Courtly Love Undressed
Reading Through Clothes in Medieval French Culture
E. Jane Burns
"Courtly Love Undressed is unique in its extended interrogation of the ways rich clothing and luxury possessions of courtly characters may be seen to subvert and rewrite the very hierarchies and distinctions they would seem to promote. The book offers something entirely new to medieval cultural and literary studies: a materialist analysis of the fantasy of courtly love."—Peggy McCracken, University of Michigan
"Burns enables us to see, and to be surprised totally by, what the texts themselves have to say."—Sharon Farmer, University of California, Santa Barbara.
"Burns argues persuasively that fabric and clothing can create representations of both gender and status in selected French courtly texts. . . . While grounded in solid readings of medieval texts, Burns's book also reflects and adds to recent feminist rethinking of clothing's capacity to empower women."—Speculum
"This study of material culture provides a fresh picture of courtly love. . . . Burns gives true life to French literature of the high Middle Ages and provides careful readings of a variety of texts."—Choice
"An invigorating reassessment of the French literature of the High Middle Ages through the discourse of the dress and luxury adornments of court men and women. . . . The book sets very ambitious goals and accomplishes them with very dense readings, which vacillate from deceptively simple and clear analysis of twelfth- and thirteenth-century texts, to a much more profound understanding of those metaphors in a larger sociological context."—Comitatus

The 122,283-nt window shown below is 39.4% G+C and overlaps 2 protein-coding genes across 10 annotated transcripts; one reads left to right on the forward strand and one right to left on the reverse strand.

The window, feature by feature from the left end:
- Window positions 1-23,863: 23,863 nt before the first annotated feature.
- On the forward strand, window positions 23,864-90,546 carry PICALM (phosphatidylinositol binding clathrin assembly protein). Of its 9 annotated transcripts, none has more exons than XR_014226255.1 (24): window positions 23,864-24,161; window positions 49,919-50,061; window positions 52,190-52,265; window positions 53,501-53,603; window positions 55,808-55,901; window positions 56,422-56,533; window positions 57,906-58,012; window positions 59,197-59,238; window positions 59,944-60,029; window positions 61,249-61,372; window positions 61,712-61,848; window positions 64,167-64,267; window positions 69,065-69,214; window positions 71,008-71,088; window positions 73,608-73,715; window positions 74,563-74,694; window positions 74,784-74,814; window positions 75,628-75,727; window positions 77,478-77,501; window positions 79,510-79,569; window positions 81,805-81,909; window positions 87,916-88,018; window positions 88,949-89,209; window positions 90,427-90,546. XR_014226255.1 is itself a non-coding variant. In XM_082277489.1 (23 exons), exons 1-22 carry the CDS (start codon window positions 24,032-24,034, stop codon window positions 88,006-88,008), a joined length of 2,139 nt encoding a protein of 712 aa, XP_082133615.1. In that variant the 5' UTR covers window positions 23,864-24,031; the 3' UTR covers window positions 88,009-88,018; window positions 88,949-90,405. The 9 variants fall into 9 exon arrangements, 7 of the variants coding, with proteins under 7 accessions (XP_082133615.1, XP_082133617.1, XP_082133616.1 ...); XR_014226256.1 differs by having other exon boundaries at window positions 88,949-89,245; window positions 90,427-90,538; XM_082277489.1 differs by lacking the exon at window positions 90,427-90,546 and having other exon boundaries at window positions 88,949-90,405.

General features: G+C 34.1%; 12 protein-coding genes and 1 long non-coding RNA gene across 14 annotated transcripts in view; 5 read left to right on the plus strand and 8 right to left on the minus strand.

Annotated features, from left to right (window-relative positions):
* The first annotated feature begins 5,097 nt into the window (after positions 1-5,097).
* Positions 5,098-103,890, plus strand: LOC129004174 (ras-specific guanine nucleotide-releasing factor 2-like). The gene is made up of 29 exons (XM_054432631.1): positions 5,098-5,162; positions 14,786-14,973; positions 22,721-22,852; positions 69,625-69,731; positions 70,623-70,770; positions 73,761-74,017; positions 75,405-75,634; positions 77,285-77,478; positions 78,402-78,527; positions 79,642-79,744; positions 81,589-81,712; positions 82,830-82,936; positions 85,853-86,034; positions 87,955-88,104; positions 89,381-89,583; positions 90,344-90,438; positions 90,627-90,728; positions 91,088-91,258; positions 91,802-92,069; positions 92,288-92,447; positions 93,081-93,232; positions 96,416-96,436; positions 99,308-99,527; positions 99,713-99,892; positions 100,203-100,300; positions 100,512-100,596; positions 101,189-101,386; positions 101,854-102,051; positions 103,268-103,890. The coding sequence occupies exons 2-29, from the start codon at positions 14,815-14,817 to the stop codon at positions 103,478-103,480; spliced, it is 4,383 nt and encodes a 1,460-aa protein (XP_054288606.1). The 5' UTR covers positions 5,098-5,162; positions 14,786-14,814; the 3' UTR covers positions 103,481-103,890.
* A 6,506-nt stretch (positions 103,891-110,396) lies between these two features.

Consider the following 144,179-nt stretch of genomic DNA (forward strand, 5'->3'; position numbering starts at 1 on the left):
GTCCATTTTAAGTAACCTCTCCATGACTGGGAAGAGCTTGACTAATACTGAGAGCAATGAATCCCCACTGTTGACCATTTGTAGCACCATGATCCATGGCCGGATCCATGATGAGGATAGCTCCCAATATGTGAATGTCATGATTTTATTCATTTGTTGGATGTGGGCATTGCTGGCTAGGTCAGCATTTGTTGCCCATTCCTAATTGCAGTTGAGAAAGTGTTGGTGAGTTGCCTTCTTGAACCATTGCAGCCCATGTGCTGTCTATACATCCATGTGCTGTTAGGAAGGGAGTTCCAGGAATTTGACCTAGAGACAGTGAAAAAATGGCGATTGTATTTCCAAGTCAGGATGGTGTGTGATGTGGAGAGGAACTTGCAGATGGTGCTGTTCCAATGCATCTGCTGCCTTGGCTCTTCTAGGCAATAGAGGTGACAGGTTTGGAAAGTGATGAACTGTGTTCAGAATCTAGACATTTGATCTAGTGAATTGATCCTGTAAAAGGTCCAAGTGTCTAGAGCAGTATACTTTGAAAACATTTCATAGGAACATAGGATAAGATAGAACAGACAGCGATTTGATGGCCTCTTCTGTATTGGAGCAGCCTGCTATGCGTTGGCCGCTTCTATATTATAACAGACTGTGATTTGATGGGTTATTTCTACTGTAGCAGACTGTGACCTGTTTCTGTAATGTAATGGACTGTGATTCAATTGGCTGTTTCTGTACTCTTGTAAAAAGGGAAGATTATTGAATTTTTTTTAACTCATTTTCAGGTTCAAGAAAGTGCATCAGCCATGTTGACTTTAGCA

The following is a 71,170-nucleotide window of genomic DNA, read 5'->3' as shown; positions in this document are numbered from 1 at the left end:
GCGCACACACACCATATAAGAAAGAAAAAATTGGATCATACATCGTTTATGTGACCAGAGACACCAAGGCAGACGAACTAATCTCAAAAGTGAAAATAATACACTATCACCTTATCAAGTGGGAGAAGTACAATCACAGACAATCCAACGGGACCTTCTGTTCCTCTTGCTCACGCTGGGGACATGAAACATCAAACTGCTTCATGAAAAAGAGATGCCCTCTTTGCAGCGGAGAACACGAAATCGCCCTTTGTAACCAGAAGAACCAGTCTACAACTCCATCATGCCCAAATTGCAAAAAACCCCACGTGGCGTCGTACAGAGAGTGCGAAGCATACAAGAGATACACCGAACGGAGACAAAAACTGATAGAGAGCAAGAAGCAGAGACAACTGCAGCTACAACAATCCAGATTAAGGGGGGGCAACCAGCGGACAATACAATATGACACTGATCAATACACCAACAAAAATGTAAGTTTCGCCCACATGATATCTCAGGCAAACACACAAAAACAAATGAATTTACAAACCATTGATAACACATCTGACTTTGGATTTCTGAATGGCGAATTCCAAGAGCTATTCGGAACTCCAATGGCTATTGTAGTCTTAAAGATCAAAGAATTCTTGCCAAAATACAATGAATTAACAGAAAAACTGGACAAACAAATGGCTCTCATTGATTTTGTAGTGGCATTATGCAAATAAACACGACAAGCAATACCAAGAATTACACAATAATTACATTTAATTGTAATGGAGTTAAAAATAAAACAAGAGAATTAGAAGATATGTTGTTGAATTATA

"Burns evinces a clear mastery of the subtleties of the array of primary texts she uses. . . . Her bibliography of both primary and secondary sources is substantial and well-rounded. Though history plays a part in her readings, her focus is squarely on the literary text. Her close readings are impressive in their analyses and command of the polyvalence of medieval vernacular."—Arthuriana
Clothing was used in the Middle Ages to mark religious, military, and chivalric orders, lepers, and prostitutes. The ostentatious display of luxury dress more specifically served as a means of self-definition for members of the ruling elite and the courtly lovers among them. In Courtly Love Undressed, E. Jane Burns unfolds the rich display of costly garments worn by amorous partners in literary texts and other cultural documents in the French High Middle Ages.
Burns "reads through clothes" in lyric, romance, and didactic literary works, vernacular sermons, and sumptuary laws to show how courtly attire is used to negotiate desire, sexuality, and symbolic space as well as social class. Reading through clothes reveals that the expression of female desire, so often effaced in courtly lyric and romance, can be registered in the poetic deployment of fabric and adornment, and that gender is often configured along a sartorial continuum, rather than in terms of naturally derived categories of woman and man. The symbolic identification of the court itself as a hybrid crossing place between Europe and the East also emerges through Burns's reading of literary allusions to the trade, travel, and pilgrimage that brought luxury cloth to France.
E. Jane Burns is L. M. Slifkin Distinguished Term Professor and Chair of the Curriculum in Women's Studies at the University of North Carolina, Chapel Hill. She is author of Bodytalk: When Women Speak in Old French Literature, also available from the University of Pennsylvania Press.